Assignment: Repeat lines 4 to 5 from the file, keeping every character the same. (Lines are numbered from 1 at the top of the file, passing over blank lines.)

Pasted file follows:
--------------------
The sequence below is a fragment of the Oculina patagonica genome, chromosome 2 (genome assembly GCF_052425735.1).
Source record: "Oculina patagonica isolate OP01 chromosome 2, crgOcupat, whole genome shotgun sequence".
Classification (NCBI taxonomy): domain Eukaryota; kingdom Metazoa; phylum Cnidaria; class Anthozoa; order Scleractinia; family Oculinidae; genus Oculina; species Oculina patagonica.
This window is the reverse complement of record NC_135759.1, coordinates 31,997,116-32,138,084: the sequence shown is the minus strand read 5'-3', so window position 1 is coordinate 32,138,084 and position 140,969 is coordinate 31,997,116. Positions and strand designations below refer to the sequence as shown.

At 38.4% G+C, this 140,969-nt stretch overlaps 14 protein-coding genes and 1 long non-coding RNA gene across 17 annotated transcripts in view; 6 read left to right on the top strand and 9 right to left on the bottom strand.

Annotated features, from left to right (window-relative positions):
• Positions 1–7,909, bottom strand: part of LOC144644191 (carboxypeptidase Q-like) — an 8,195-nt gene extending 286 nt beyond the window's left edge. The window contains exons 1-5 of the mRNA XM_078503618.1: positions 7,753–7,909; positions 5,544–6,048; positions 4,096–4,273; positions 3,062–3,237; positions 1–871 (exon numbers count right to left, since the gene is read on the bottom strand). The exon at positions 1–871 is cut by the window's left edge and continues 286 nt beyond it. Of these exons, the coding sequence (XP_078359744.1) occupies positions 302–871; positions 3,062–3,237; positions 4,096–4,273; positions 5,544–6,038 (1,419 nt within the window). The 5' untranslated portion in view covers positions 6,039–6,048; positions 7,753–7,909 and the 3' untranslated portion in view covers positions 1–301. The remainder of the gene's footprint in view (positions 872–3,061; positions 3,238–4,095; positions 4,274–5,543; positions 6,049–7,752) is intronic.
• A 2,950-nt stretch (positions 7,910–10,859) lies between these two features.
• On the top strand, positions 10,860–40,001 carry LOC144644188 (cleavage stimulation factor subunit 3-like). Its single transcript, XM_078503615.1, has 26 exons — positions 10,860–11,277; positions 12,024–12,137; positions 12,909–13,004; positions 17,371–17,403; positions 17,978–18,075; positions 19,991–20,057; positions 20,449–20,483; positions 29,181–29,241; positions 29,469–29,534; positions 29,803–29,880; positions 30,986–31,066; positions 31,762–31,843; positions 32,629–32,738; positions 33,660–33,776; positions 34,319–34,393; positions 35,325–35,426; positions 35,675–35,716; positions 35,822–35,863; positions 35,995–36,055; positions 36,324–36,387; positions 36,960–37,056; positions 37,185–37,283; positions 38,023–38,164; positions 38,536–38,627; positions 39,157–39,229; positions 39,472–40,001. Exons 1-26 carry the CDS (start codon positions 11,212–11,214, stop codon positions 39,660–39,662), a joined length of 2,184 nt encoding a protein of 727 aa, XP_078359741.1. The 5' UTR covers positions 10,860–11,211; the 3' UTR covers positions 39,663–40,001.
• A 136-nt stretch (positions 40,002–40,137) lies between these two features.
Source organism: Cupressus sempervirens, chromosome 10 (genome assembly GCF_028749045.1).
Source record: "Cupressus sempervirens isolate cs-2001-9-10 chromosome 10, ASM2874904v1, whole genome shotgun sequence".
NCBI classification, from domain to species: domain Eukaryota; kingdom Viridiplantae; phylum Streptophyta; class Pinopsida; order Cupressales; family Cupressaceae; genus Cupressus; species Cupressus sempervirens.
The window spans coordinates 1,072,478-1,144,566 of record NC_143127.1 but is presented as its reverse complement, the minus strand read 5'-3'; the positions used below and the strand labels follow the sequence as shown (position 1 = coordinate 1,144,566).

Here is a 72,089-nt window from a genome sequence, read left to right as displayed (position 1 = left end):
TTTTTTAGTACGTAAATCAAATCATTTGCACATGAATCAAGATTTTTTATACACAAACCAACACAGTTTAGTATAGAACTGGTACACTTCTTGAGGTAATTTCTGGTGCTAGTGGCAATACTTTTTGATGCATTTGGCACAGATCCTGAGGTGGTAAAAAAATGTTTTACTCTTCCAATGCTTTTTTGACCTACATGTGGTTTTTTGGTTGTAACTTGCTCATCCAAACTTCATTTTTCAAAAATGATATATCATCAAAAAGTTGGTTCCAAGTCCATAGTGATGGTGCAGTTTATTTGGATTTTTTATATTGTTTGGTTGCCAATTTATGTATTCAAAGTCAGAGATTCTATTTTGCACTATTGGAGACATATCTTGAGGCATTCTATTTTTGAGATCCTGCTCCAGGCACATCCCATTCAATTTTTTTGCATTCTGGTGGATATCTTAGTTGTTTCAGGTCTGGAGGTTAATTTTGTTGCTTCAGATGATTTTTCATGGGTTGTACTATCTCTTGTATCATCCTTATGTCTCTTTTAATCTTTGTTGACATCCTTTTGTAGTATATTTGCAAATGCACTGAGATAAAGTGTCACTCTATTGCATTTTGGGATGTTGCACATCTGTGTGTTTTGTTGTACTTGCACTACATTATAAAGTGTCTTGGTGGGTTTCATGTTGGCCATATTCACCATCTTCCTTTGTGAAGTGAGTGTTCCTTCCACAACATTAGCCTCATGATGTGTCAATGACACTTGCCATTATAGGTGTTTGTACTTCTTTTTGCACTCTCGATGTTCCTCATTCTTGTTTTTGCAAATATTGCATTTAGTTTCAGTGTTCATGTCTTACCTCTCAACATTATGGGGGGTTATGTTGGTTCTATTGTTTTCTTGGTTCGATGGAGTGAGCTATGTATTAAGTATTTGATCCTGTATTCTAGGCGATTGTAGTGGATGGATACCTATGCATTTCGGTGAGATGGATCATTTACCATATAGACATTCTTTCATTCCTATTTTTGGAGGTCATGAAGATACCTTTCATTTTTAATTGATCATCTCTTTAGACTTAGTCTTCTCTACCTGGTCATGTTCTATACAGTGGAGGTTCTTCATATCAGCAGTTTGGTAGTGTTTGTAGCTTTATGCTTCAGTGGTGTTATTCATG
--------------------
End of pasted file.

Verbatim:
This window is the reverse complement of record NC_135759.1, coordinates 31,997,116-32,138,084: the sequence shown is the minus strand read 5'-3', so window position 1 is coordinate 32,138,084 and position 140,969 is coordinate 31,997,116. Positions and strand designations below refer to the sequence as shown.

At 38.4% G+C, this 140,969-nt stretch overlaps 14 protein-coding genes and 1 long non-coding RNA gene across 17 annotated transcripts in view; 6 read left to right on the top strand and 9 right to left on the bottom strand.